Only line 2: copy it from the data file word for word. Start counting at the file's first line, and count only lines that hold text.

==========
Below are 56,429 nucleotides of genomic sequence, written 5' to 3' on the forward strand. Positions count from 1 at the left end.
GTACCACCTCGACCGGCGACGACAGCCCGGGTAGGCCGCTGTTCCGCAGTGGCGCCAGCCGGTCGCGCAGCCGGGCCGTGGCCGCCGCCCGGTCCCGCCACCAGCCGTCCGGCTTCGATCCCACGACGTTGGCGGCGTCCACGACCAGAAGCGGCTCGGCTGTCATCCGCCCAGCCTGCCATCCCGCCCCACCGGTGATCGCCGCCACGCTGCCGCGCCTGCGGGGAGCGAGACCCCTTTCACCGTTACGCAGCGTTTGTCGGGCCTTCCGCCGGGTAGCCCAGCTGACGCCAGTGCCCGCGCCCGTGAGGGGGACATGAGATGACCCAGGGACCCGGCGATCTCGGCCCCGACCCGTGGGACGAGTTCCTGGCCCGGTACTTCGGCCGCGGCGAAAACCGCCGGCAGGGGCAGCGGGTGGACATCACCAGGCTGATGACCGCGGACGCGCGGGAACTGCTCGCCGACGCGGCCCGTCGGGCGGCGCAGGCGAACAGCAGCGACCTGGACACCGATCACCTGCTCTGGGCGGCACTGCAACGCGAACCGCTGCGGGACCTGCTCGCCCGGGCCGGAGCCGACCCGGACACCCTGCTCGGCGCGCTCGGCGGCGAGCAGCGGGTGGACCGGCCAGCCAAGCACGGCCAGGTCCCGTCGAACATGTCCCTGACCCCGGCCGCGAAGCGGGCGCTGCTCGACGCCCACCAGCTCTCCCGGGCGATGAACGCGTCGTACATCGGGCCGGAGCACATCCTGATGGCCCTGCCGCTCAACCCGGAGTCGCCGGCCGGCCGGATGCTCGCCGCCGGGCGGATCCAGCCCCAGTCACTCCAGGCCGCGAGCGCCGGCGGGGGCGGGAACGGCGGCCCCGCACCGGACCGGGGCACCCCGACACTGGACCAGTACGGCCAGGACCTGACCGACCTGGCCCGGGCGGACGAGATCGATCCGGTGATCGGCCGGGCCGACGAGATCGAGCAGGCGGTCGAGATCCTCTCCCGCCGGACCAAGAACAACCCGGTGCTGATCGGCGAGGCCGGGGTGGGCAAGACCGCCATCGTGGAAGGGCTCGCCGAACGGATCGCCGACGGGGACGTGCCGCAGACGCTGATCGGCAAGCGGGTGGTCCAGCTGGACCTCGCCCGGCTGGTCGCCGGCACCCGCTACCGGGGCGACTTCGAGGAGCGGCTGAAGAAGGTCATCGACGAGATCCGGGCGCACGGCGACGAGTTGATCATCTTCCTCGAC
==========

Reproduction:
GTACCACCTCGACCGGCGACGACAGCCCGGGTAGGCCGCTGTTCCGCAGTGGCGCCAGCCGGTCGCGCAGCCGGGCCGTGGCCGCCGCCCGGTCCCGCCACCAGCCGTCCGGCTTCGATCCCACGACGTTGGCGGCGTCCACGACCAGAAGCGGCTCGGCTGTCATCCGCCCAGCCTGCCATCCCGCCCCACCGGTGATCGCCGCCACGCTGCCGCGCCTGCGGGGAGCGAGACCCCTTTCACCGTTACGCAGCGTTTGTCGGGCCTTCCGCCGGGTAGCCCAGCTGACGCCAGTGCCCGCGCCCGTGAGGGGGACATGAGATGACCCAGGGACCCGGCGATCTCGGCCCCGACCCGTGGGACGAGTTCCTGGCCCGGTACTTCGGCCGCGGCGAAAACCGCCGGCAGGGGCAGCGGGTGGACATCACCAGGCTGATGACCGCGGACGCGCGGGAACTGCTCGCCGACGCGGCCCGTCGGGCGGCGCAGGCGAACAGCAGCGACCTGGACACCGATCACCTGCTCTGGGCGGCACTGCAACGCGAACCGCTGCGGGACCTGCTCGCCCGGGCCGGAGCCGACCCGGACACCCTGCTCGGCGCGCTCGGCGGCGAGCAGCGGGTGGACCGGCCAGCCAAGCACGGCCAGGTCCCGTCGAACATGTCCCTGACCCCGGCCGCGAAGCGGGCGCTGCTCGACGCCCACCAGCTCTCCCGGGCGATGAACGCGTCGTACATCGGGCCGGAGCACATCCTGATGGCCCTGCCGCTCAACCCGGAGTCGCCGGCCGGCCGGATGCTCGCCGCCGGGCGGATCCAGCCCCAGTCACTCCAGGCCGCGAGCGCCGGCGGGGGCGGGAACGGCGGCCCCGCACCGGACCGGGGCACCCCGACACTGGACCAGTACGGCCAGGACCTGACCGACCTGGCCCGGGCGGACGAGATCGATCCGGTGATCGGCCGGGCCGACGAGATCGAGCAGGCGGTCGAGATCCTCTCCCGCCGGACCAAGAACAACCCGGTGCTGATCGGCGAGGCCGGGGTGGGCAAGACCGCCATCGTGGAAGGGCTCGCCGAACGGATCGCCGACGGGGACGTGCCGCAGACGCTGATCGGCAAGCGGGTGGTCCAGCTGGACCTCGCCCGGCTGGTCGCCGGCACCCGCTACCGGGGCGACTTCGAGGAGCGGCTGAAGAAGGTCATCGACGAGATCCGGGCGCACGGCGACGAGTTGATCATCTTCCTCGAC